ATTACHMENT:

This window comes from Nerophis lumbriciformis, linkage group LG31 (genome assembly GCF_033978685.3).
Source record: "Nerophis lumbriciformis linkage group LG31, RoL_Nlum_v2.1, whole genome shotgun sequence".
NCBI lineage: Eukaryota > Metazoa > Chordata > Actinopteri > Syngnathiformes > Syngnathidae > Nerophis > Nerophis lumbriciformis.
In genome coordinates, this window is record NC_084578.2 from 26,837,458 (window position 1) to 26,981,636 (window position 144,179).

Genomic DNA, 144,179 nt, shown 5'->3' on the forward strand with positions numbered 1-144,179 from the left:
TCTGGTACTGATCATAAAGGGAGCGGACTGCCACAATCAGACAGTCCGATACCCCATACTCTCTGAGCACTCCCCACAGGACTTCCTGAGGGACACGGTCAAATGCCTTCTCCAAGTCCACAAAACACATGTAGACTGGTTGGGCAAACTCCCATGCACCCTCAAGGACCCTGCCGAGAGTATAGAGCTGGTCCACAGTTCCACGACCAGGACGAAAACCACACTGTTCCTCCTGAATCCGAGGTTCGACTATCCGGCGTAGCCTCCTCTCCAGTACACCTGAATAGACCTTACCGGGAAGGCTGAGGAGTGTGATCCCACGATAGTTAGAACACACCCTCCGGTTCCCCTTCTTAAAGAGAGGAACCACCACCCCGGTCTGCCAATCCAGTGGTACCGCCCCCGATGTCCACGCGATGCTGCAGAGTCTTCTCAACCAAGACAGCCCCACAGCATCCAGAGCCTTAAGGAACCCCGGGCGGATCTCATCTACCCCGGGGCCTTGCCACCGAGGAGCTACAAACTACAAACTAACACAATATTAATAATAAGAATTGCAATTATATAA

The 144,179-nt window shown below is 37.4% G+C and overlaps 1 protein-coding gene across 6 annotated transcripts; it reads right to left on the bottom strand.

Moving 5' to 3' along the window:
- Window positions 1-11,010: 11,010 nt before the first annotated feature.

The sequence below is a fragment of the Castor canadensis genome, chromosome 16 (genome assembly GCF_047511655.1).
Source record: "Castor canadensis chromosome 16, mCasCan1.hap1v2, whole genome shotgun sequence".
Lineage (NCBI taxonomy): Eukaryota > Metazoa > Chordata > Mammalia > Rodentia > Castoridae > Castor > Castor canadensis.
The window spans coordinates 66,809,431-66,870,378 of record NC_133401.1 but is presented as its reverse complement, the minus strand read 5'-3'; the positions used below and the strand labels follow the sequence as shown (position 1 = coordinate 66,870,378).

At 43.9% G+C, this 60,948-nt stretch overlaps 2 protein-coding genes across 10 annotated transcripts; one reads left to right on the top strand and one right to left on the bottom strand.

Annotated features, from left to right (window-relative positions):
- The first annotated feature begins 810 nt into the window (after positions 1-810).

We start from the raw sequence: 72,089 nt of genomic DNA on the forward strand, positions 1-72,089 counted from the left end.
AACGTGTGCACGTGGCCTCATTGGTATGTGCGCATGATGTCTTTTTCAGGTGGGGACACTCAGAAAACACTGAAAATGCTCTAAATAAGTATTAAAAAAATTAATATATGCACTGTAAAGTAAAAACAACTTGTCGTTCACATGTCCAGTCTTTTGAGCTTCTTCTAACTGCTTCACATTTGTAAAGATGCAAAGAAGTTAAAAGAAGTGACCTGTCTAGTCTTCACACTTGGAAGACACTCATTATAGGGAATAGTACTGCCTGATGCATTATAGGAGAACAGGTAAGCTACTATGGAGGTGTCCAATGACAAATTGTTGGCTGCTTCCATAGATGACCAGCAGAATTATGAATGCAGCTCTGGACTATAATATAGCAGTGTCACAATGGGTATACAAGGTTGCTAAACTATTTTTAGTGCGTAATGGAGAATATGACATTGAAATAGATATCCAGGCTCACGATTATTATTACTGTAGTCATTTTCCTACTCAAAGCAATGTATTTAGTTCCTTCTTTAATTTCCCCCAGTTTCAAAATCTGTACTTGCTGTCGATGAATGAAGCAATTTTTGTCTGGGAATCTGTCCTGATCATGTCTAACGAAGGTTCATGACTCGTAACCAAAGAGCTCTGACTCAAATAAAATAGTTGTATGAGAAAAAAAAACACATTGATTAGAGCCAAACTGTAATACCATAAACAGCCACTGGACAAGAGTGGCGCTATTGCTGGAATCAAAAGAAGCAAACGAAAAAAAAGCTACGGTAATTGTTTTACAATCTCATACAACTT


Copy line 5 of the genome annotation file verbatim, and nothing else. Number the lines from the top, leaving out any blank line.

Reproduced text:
Genomic DNA, 144,179 nt, shown 5'->3' on the forward strand with positions numbered 1-144,179 from the left: